Nandan Nilekani, founding architect of Aadhaar and co-founder of Infosys, said on Friday that there is a big potential for India and France to collaborate on financial technology ideas including ‘account aggregator’ framework which manages consent for financial data sharing.
He said that in Europe, including France, there's a big discussion going on about how to empower people with data. This includes the revised Payment Services Directive (PSD2) which aims to further modernise Europe's payment services for the benefit of consumers and businesses.
“I think there's great scope for cooperation between France and India on some of these ‘account aggregator’ ideas, which I think have applicability on both sides,” said Nilekani at the Bengaluru Tech Summit, 2020, which was held virtually. He was speaking during a session on “Why the future of Fintech is French.”
He said the ‘account aggregator’ programme is a way to empower people with their own data. This is important in the context of discussions happening all over the world, that data has become so critical. The aim is to make sure that individuals have access to their own data. The ‘aggregator infrastructure’ in India is based on the premise that every individual or every business can access their own data in real-time from whatever source they have. Nilekani said it is currently being rolled out in the financial sector, under the guidance of the Reserve Bank of India (RBI).
Many of the major banks have joined the network. It allows individuals and businesses to use their own data to get financial services. For example, a small business can get bank account bank statement details, Goods and Services Tax (GST) invoices and income tax payment details and combine all of that and give it to a lender.
“The lender can then decide to give me a loan,” said Nilekani. “This is very very important because this is about democratizing access to credit,” he said.
He highlighted the strength of French financial technology. Nilekani said when he was the chairman of the Unique Identification Authority of India (UIDAI) the challenge was how to get a digital ID to a billion people. The only way the organisation could do that was through ‘biometric deduplication’ to make sure that an individual got only one number. At that time nobody in the world had done 'biometric deduplication' of 1 billion people.
“But we worked on that project, and of course France has always been a leader in biometrics, both in terms of smart cards and as well as in terms of biometric deduplication,” said Nilekani.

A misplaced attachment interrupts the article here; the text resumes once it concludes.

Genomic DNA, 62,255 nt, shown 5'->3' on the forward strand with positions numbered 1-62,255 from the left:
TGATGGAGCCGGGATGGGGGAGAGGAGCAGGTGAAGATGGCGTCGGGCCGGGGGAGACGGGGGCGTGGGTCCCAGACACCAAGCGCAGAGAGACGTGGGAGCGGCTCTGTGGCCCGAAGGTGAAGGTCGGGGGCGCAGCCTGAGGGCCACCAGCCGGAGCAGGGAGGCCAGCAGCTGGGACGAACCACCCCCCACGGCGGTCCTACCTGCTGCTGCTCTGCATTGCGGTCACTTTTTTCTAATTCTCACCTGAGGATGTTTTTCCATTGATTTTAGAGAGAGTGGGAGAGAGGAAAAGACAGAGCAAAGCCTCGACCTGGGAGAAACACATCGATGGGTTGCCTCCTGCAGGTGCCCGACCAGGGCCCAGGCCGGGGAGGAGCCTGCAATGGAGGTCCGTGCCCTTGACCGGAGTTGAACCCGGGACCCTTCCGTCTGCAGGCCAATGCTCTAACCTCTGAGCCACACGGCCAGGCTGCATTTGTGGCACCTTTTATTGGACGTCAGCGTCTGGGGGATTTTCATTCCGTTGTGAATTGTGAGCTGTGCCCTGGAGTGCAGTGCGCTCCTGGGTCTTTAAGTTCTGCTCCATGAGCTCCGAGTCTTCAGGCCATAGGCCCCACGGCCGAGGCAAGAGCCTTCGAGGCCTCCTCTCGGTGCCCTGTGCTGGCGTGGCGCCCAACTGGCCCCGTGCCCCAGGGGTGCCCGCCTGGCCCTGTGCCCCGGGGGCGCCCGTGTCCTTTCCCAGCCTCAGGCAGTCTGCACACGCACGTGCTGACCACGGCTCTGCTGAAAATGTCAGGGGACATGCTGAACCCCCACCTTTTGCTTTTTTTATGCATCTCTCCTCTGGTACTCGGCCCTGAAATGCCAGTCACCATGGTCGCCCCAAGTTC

One of the important technology partners which played a key role in the deduplication process was French company Morpho which is now known as IDEMIA. It is a multinational technology company and identity-related security services. It sells facial recognition and other biometric identification products and software to private companies and governments.
“I have used French technology,” said Nilekani. “Ultimately the Aadhaar project now has 1.25 billion people on it and it is the basis for financial inclusion because 400 million bank accounts have been opened with the Aadhaar e-KYC (know your customer).”
He said France has a great history of technology. He gave the example of French innovation Minitel which was a videotex online service accessible through telephone lines. It was the world's most successful online service prior to the World Wide Web and brought online banking and travel reservations to millions of users in the 1980s.
Nilekani also mentioned that he has a long association with France. For instance, Infosys is the digital innovation partner of The French Open, also called Roland-Garros, a major tennis tournament held in Paris. A lot of the advanced artificial intelligence work done at Roland Garros has been done by Infosys.
“I was amazed to see the number of startups in France, and the kind of activity which is happening in France,” said Nilekani. “I'm quite sure that the French technology revolution will be very advanced,” he said.
India has also built a lot of digital public infrastructure in the last 10 years, including Aadhaar platform, which is used to open bank accounts. It is also the basis for the world's largest cash transfer programme where money is credited directly into bank accounts using the Aadhaar number. “Billions of dollars were transferred during the (Covid-19) crisis directly into the bank accounts of vulnerable people so that they could get access to their money immediately,” said Nilekani “That's been a big benefit from this infrastructure.”
Another important piece of fintech innovation in India is the UPI (Unified Payments Interface) system. It is an instant real-time payment system developed by National Payments Corporation of India (NPCI) facilitating inter-bank transactions. Nilekani was the advisor to NPCI, when UPI was launched in 2017 and it did hundred-thousand transactions initially. “Now it does 2 billion transactions a month,” said Nilekani.
He said UPI is a very important part of the fintech revolution in India. This is because on the back of it many many companies have come up, which have built the infrastructure for banks.